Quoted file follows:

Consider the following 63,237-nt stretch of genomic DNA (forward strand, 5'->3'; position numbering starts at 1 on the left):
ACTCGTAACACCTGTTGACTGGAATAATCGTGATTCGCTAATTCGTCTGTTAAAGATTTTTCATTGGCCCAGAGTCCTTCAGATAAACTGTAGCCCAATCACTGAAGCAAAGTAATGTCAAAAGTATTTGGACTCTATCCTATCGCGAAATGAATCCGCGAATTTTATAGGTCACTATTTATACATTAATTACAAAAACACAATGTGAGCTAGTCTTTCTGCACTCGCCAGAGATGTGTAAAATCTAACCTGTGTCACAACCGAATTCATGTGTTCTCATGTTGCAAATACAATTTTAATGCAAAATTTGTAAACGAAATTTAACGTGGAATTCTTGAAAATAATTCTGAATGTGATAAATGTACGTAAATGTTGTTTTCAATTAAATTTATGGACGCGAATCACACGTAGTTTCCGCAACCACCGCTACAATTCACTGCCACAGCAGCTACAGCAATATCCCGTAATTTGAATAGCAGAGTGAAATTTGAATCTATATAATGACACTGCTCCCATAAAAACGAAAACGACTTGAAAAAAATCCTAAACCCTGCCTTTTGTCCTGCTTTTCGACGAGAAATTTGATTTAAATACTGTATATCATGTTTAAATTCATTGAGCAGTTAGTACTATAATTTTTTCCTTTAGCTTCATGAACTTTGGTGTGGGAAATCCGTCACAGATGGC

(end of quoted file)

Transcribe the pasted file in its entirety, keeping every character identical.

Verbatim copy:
Consider the following 63,237-nt stretch of genomic DNA (forward strand, 5'->3'; position numbering starts at 1 on the left):
ACTCGTAACACCTGTTGACTGGAATAATCGTGATTCGCTAATTCGTCTGTTAAAGATTTTTCATTGGCCCAGAGTCCTTCAGATAAACTGTAGCCCAATCACTGAAGCAAAGTAATGTCAAAAGTATTTGGACTCTATCCTATCGCGAAATGAATCCGCGAATTTTATAGGTCACTATTTATACATTAATTACAAAAACACAATGTGAGCTAGTCTTTCTGCACTCGCCAGAGATGTGTAAAATCTAACCTGTGTCACAACCGAATTCATGTGTTCTCATGTTGCAAATACAATTTTAATGCAAAATTTGTAAACGAAATTTAACGTGGAATTCTTGAAAATAATTCTGAATGTGATAAATGTACGTAAATGTTGTTTTCAATTAAATTTATGGACGCGAATCACACGTAGTTTCCGCAACCACCGCTACAATTCACTGCCACAGCAGCTACAGCAATATCCCGTAATTTGAATAGCAGAGTGAAATTTGAATCTATATAATGACACTGCTCCCATAAAAACGAAAACGACTTGAAAAAAATCCTAAACCCTGCCTTTTGTCCTGCTTTTCGACGAGAAATTTGATTTAAATACTGTATATCATGTTTAAATTCATTGAGCAGTTAGTACTATAATTTTTTCCTTTAGCTTCATGAACTTTGGTGTGGGAAATCCGTCACAGATGGC